Massive North Dakota Oil Spill Still Not Cleaned Up 3 Years Later
In September 2013, a Tesoro Corp. pipeline ruptured in a wheat field near Tioga, North Dakota, spewing 840,000 gallons of fracked oil from the Bakken Shale, causing one of the biggest onshore oil spills in recent U.S. history. More than three years later, only a third of the spill has been recovered. To make matters worse, as the Associated Press reported, Tesoro has not even set a date for clean-up completion despite 'round-the-clock work to fix the break.
Cleaning up the spill will set Tesoro back an estimated $60 million. Crews have had to dig 50 feet underground to remove hundreds of thousands of tons of oil-tainted soil, North Dakota Health Department environmental scientist Bill Suess told the AP, adding that he worries that much of the oil may never be completely removed.
Critics of oil pipelines argue that spills are not just a question of "if" but "when." Spills are a common occurrence across the country. In fact, there have been more than 3,000 significant incidents since 2006, at a cost of $4.7 billion.
"The fact that crews are still trying to clean up Tesoro's spill from over three years ago shows just how unsafe these pipelines are," Greenpeace spokesperson Perry Wheeler told EcoWatch.
"There have been well over 200 significant spills across the country in 2016 alone, yet we continue to see fossil fuel companies downplay their impacts and rush them through approval processes," Wheeler added.
There have already been 220 'significant' pipeline spills already this year. https://t.co/8f5iciNgkc via @EcoWatch— NRDC (@NRDC)1478964421.0
On Dec. 5, a pipeline operated by the Belle Fourche Pipeline Company leaked more than 170,000 gallons of crude oil into a tributary of the Little Missouri River and into a hillside. The spill is significant because it occurred just 200 miles away from the Water Protectors' stand against the heavily contested Dakota Access Pipeline (DAPL).
"What happened to us happened and we can't go back," Patty Jensen, who first discovered the Tesoro spill in 2013 on her farm, told the AP. "But I get really upset when I hear of a new one and I wonder what is being done to prevent these spills."
The oil industry also seems to think that pipeline spills are inevitable. Following the Tesoro break, North Dakota Petroleum Council President Ron Ness commented to KQCD, "You know, this is an industrial business and sometimes things happen and the companies are certainly responsible to take care of these things when they happen."
Energy Transfer Partners, the company building the DAPL, insists that their pipeline is safe. Compared to the Tesoro and Belfield pipelines made of 6-inch steel, the DAPL is made of 30-inch steel.
Energy Transfer Partners CEO Kelcy Warren said in an interview, "Our pipeline is very, very safe" and has vowed to move the pipeline's construction forward despite the Army Corps of Engineers officially denying the easement earlier this month, which is needed to complete the project.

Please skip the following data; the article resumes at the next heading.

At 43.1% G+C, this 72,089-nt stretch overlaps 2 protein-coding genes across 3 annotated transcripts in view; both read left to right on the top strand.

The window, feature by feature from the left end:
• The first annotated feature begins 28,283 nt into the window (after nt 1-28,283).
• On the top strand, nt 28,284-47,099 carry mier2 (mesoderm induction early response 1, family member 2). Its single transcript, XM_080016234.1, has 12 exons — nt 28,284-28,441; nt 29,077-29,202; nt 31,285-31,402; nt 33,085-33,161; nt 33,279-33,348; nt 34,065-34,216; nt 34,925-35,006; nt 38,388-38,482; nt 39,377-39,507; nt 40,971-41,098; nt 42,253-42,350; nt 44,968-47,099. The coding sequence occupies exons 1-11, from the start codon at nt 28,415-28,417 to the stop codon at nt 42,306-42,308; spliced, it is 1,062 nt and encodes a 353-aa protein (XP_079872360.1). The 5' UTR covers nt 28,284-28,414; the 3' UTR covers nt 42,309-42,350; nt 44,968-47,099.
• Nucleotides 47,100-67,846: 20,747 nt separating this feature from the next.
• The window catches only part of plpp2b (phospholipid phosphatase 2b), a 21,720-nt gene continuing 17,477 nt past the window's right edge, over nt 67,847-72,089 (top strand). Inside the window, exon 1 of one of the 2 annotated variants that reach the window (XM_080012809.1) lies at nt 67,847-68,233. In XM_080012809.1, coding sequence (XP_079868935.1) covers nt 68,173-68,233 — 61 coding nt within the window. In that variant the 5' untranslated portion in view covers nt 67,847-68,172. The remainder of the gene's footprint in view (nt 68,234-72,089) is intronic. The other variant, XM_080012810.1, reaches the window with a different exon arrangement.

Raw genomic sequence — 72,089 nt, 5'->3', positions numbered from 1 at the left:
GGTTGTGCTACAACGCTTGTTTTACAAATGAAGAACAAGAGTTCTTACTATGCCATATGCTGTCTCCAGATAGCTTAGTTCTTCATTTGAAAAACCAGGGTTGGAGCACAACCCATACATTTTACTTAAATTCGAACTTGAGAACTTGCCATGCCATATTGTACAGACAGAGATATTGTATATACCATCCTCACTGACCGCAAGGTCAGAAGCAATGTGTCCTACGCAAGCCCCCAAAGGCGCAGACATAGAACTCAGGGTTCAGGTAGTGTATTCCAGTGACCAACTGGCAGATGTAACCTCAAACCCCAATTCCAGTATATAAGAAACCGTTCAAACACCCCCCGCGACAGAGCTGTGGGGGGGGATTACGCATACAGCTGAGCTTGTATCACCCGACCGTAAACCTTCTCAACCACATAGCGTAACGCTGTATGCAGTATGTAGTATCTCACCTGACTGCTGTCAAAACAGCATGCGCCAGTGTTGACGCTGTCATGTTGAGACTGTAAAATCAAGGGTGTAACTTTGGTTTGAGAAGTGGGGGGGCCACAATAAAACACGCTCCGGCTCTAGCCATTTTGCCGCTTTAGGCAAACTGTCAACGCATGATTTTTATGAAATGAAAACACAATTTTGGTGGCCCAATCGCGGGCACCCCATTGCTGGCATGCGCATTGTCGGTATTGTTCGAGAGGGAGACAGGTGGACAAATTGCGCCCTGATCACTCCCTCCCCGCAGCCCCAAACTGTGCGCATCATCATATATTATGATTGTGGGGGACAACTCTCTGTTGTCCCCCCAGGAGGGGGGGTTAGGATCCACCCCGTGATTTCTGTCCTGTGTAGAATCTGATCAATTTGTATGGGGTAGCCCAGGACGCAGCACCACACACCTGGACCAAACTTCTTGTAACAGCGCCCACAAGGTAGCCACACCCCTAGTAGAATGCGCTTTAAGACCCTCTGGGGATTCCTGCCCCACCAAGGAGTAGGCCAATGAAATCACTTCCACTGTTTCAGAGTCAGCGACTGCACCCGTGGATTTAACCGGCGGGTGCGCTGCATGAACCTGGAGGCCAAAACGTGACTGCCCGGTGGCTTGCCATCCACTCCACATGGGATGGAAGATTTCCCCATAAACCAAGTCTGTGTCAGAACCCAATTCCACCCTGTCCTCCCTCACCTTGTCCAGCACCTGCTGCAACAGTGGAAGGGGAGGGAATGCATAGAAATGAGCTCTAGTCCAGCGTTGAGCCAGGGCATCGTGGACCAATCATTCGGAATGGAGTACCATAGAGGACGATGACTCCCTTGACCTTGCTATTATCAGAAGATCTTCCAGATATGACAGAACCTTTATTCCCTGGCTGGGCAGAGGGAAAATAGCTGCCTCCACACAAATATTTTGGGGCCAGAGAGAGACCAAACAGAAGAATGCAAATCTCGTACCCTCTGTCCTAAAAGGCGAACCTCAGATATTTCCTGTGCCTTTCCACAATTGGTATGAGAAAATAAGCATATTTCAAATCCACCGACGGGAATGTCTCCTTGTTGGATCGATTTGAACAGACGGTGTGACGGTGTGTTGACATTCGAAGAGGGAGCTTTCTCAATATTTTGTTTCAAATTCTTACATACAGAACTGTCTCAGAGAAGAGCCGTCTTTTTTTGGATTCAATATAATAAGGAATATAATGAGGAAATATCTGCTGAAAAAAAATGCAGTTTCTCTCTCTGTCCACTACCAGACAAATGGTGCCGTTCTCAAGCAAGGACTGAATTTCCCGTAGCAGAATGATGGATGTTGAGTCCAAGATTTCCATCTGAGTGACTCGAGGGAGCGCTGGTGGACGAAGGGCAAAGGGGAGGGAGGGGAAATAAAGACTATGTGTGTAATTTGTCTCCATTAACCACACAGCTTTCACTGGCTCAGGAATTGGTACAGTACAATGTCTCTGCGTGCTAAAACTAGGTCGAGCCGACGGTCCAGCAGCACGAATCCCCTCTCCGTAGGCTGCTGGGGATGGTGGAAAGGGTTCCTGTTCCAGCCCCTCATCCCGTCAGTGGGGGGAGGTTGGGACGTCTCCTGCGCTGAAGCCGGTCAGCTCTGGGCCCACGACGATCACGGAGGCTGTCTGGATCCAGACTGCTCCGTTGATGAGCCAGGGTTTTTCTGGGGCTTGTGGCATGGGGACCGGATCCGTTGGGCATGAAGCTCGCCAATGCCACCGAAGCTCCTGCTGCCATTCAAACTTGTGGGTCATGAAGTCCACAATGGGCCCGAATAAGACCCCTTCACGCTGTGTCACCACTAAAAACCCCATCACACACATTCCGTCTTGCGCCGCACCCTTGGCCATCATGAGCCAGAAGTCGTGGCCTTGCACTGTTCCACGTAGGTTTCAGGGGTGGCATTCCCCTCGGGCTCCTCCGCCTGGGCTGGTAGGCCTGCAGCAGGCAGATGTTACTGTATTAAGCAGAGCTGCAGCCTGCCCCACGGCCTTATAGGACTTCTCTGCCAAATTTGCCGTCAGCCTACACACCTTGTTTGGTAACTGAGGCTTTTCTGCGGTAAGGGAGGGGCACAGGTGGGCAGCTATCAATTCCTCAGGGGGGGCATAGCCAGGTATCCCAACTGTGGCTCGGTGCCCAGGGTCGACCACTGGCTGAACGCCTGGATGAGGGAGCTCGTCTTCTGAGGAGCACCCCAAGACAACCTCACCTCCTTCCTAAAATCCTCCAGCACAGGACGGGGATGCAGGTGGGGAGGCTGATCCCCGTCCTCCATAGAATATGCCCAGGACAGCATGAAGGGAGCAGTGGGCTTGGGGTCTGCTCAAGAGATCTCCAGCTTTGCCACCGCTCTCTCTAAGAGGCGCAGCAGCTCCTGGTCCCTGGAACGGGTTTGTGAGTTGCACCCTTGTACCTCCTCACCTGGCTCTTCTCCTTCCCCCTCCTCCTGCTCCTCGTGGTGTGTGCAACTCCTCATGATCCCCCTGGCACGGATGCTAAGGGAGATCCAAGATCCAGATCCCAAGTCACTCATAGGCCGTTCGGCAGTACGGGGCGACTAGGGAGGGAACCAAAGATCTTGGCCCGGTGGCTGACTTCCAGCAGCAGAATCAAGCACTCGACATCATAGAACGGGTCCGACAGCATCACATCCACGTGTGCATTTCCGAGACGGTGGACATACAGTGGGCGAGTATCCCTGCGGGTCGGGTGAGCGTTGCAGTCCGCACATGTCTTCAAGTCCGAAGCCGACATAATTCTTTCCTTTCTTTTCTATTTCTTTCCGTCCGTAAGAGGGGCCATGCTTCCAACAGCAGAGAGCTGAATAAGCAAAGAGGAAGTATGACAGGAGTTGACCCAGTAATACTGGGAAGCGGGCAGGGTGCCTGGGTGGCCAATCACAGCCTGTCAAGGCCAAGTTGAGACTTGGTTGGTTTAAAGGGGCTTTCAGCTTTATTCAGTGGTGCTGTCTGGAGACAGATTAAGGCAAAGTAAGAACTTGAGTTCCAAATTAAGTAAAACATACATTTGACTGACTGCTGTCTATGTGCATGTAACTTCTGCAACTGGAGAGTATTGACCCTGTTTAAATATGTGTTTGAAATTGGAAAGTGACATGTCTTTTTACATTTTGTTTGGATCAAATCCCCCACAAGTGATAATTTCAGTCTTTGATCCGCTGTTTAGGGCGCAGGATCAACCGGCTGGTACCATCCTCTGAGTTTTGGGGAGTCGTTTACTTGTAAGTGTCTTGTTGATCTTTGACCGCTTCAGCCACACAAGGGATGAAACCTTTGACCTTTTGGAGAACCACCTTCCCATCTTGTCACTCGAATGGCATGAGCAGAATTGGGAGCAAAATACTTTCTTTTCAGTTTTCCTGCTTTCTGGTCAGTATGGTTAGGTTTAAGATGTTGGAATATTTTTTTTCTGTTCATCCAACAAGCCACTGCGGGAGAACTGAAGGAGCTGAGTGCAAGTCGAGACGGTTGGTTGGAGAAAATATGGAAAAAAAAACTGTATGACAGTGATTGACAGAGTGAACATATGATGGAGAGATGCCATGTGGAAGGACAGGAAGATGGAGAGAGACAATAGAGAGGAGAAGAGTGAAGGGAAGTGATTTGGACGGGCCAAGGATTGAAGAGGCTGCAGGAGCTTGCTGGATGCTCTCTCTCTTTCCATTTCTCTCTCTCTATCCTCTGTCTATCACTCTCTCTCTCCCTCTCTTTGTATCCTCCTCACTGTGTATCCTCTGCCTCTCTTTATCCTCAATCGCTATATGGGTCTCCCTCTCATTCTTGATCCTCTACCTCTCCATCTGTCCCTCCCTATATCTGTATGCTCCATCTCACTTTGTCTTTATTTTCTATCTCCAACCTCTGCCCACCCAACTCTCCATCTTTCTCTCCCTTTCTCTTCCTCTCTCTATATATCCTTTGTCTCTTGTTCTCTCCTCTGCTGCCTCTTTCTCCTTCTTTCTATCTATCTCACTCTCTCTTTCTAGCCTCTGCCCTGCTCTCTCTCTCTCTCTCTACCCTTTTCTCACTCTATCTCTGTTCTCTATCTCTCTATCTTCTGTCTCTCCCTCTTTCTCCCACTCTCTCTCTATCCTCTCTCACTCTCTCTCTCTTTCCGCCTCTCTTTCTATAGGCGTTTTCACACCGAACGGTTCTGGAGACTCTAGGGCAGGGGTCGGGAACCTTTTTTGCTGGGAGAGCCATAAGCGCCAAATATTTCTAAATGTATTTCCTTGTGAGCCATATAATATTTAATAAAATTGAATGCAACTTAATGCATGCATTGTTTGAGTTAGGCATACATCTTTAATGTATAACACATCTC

"The resistance we have seen at Standing Rock must be replicated across the country," Wheeler concluded. "There's no such thing as a safe pipeline. They will always jeopardize someone's land and water supply. We must keep the world's remaining fossil fuels in the ground and move quickly to clean energy."
The momentum towards sustainable energy will need as much support as it can get once President-elect Donald Trump is in office. Trump's pick to head the Department of Energy, former Texas Republican Gov. Rick Perry, is on the board of Energy Transfer Partners.
By Brett Wilkins
One hundred seconds to midnight. That's how close humanity is to the apocalypse, and it's as close as the world has ever been, according to Wednesday's annual announcement from the Bulletin of the Atomic Scientists, a group that has been running its "Doomsday Clock" since the early years of the nuclear age in 1947.
EcoWatch Daily Newsletter
- Scientists Discover New Population of Endangered Blue Whales ... ›
- Endangered Blue Whales Make 'Unprecedented' Comeback to ... ›
- Endangered North Atlantic Right Whale Calves Spotted Off Coast ... ›
- Only 366 Endangered Right Whales Are Alive: New NOAA Report ... ›
By Yoram Vodovotz and Michael Parkinson
The majority of Americans are stressed, sleep-deprived and overweight and suffer from largely preventable lifestyle diseases such as heart disease, cancer, stroke and diabetes. Being overweight or obese contributes to the 50% of adults who suffer high blood pressure, 10% with diabetes and additional 35% with pre-diabetes. And the costs are unaffordable and growing. About 90% of the nearly $4 trillion Americans spend annually for health care in the U.S. is for chronic diseases and mental health conditions. But there are new lifestyle "medicines" that are free that doctors could be prescribing for all their patients.
Taking an unconventional approach to conduct the largest-ever poll on climate change, the United Nations' Development Program and the University of Oxford surveyed 1.2 million people across 50 countries from October to December of 2020 through ads distributed in mobile gaming apps.
- Guardian/Vice Poll Finds Most 2020 Voters Favor Climate Action ... ›
- Climate Change Seen as Top Threat in Global Survey - EcoWatch ›
- The U.S. Has More Climate Deniers Than Any Other Wealthy Nation ... ›
By Tara Lohan
Fall used to be the time when millions of monarch butterflies in North America would journey upwards of 2,000 miles to warmer winter habitat.
A monarch butterfly caterpillar feeds on common milkweed on Poplar Island in Maryland. Photo: Will Parson/Chesapeake Bay Program, (CC BY-NC 2.0)